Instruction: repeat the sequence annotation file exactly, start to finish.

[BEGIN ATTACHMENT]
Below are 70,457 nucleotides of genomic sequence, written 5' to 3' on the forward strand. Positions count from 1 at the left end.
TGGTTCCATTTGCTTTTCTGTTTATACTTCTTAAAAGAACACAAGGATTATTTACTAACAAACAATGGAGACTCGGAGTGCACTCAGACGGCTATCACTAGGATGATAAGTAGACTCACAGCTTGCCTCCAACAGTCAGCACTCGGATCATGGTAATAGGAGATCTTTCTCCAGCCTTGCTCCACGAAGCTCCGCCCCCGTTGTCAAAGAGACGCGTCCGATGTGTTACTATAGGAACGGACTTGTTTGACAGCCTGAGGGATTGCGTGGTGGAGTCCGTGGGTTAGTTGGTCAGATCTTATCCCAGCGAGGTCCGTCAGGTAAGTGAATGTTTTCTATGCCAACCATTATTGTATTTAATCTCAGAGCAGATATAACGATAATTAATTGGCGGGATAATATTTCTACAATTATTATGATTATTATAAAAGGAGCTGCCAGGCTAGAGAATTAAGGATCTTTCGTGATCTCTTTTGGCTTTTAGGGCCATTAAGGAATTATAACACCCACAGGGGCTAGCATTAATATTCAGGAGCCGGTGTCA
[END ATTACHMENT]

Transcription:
Below are 70,457 nucleotides of genomic sequence, written 5' to 3' on the forward strand. Positions count from 1 at the left end.
TGGTTCCATTTGCTTTTCTGTTTATACTTCTTAAAAGAACACAAGGATTATTTACTAACAAACAATGGAGACTCGGAGTGCACTCAGACGGCTATCACTAGGATGATAAGTAGACTCACAGCTTGCCTCCAACAGTCAGCACTCGGATCATGGTAATAGGAGATCTTTCTCCAGCCTTGCTCCACGAAGCTCCGCCCCCGTTGTCAAAGAGACGCGTCCGATGTGTTACTATAGGAACGGACTTGTTTGACAGCCTGAGGGATTGCGTGGTGGAGTCCGTGGGTTAGTTGGTCAGATCTTATCCCAGCGAGGTCCGTCAGGTAAGTGAATGTTTTCTATGCCAACCATTATTGTATTTAATCTCAGAGCAGATATAACGATAATTAATTGGCGGGATAATATTTCTACAATTATTATGATTATTATAAAAGGAGCTGCCAGGCTAGAGAATTAAGGATCTTTCGTGATCTCTTTTGGCTTTTAGGGCCATTAAGGAATTATAACACCCACAGGGGCTAGCATTAATATTCAGGAGCCGGTGTCA